The Editor of the Canadian Horticulturist desires a note of my experience with some fruit,—

“As apple, pear, or cherry,

Or peach, or grape, or berry.”

Now it is a somewhat difficult task to choose, even from this string of fruitful subjects, a topic that may be at once interesting and instructive to the many ripe readers of that very excellent magazine. However, having thought the matter over to some extent, and having spent some considerable amount of wonderment as to what I could contribute that might be of service to the cause, I have at length stumbled upon a short note respecting the American Dewberry, advertised and styled Bartle’s American Dewberry.

Some two or three years ago, A. M. Purdy, of Rochester, N. Y., in his nice little monthly, entitled The Fruit Recorder, advertised and lauded this wonderful berry quite freely, and even promised to send a plant as a premium to any one renewing their subscription to the Recorder. Now my curiosity was pretty well aroused. What on earth could this wonderful berry be? For although it was pretty fully described and largely pictured out, yet good care was taken not to tell exactly what it was; you know this is sometimes done. Well, Webster says of it, that it is the fruit of a species of briar or bramble, the low-vined blackberry that creeps along the ground, of the genus Rubus. Wood, in his “Class Book of Botany” very largely and fully describes two species of Dewberry, under the genus Rubus, viz: R. Canadensis and R. Trivialis, or Northern and Southern Dewberry, but I was ignorant of the difference. Well, at length I sent for a couple of roots true to name, the veritable Dewberry about which so much talk was made, and in due course of time they came in a snug little parcel by mail, and perfectly dried, like small pieces of lifeless sticks. However I was not discouraged, I had faith, I believed there was luscious fruit in them, so I immediately immersed them in water, (in good Canadian water, over head and ears,) for a day or two, and then very carefully planted them out in a nice cool moist place, to give them all the good chances to revive, and they grew! The second year, to my utter astonishment, they ran (not creeping, as Webster has it,) 21 along the ground in various directions, fully twelve feet. I thought sure now I shall have bushels of sweet Dewberries next, and I shall be initiated into all the mysteries of their growth. If those vines are covered their whole length with nice fruit, what a magnificent sight it will be. Surely my fellow fruit growers know nothing of this rich luscious treat, and I may make considerable money out of it. But alas! fond hopes are liable to be blighted. After all my waiting and anxious expectation I have never yet seen any fruit on these fondly prized roots (or vines either). I suppose there was something unsuitable either in the nature of the soil, or the atmospheric relations, or the country, or the sex of the plants, or something, for although they appear to flower well, and grow to my entire satisfaction, yet they perfect no fruit; they are abortive!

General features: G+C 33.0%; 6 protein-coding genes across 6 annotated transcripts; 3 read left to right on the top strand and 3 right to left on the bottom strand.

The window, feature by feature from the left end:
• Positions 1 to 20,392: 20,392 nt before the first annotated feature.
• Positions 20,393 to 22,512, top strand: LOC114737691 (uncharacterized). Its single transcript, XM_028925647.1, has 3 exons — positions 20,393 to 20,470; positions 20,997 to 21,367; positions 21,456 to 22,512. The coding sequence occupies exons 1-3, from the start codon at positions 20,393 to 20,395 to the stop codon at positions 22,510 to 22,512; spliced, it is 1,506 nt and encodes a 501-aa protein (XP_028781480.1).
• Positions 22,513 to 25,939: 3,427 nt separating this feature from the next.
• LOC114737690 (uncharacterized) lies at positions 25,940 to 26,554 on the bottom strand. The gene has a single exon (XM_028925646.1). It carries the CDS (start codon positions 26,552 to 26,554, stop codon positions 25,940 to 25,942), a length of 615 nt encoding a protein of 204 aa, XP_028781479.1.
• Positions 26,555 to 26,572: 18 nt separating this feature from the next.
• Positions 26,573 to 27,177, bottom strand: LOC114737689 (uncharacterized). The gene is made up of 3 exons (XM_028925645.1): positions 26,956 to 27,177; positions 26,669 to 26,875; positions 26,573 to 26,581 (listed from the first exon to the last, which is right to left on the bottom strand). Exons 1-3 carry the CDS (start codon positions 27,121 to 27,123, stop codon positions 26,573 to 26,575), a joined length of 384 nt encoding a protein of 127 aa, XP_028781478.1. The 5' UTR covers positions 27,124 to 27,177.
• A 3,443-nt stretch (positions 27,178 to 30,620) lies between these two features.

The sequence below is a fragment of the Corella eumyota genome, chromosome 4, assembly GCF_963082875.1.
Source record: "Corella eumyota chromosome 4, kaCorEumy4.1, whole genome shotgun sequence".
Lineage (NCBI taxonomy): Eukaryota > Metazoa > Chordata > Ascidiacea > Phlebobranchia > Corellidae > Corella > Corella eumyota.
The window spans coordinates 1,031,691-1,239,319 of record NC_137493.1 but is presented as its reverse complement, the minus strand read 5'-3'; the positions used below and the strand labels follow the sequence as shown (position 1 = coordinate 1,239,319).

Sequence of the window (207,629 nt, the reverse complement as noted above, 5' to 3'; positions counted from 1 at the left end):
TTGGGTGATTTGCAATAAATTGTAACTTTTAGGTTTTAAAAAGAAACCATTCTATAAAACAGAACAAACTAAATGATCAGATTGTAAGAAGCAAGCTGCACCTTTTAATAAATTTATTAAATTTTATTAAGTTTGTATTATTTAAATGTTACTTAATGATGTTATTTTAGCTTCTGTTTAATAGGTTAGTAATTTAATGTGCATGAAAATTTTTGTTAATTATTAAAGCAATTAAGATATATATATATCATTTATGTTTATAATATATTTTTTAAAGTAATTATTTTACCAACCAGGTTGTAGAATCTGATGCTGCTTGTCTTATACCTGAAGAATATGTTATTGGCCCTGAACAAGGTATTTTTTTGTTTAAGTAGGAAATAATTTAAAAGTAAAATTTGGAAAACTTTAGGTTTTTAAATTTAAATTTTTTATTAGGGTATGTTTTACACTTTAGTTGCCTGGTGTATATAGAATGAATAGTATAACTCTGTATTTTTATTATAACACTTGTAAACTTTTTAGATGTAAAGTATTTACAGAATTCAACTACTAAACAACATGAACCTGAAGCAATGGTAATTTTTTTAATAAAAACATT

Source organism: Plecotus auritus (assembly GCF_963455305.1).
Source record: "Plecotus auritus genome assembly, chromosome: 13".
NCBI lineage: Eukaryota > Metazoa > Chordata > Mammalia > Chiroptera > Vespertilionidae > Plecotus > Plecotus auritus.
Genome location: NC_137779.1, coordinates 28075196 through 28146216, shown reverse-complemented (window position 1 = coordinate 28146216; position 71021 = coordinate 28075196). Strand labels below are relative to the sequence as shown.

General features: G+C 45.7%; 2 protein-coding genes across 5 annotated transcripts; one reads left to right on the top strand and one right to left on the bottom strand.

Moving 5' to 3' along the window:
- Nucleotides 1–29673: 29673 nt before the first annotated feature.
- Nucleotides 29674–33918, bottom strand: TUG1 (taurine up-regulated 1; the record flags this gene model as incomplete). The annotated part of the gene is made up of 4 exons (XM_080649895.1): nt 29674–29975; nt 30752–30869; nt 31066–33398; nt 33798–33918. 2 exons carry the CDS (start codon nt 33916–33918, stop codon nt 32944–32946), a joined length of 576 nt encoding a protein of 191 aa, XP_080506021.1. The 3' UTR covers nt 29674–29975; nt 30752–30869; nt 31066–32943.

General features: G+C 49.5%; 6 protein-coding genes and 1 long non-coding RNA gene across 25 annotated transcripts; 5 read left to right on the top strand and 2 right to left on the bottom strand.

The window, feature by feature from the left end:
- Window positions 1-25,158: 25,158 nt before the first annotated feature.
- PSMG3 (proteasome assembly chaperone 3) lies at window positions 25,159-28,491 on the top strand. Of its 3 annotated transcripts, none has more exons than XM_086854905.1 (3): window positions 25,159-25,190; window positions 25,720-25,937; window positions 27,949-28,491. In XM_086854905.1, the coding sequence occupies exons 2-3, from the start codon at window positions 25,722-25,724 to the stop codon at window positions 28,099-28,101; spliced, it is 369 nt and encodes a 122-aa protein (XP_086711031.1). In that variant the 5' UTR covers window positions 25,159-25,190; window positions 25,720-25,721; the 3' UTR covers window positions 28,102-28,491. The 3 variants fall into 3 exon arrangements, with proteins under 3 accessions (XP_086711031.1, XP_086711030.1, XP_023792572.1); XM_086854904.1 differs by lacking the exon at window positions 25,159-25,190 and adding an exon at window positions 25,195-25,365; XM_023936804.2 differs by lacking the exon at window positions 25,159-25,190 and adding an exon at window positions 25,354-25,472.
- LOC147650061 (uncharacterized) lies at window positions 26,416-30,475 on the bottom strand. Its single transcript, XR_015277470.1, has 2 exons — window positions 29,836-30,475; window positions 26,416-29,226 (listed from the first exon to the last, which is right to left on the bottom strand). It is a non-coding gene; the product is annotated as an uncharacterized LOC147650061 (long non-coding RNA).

Now let us indulge in a reflection or two by way of lessons: 1st. Be careful how you experiment or speculate in new fruits. 2nd. Deal as near home as possible, “encourage home nurseries.” 3rd. Receive the glowing descriptions and advertisements of interested salesmen with an ample degree of allowance. 4th. Give more attention to the improving and perfecting of our own fruits that are sure and known to do well, than to looking to other climates, and suffering expense and loss in testing their fruits. If, however, any of our Canadian fruit growers have had success, and think well of this celebrated Dewberry, we shall be most happy to hear at the earliest possible moment of their success, and to congratulate them in it.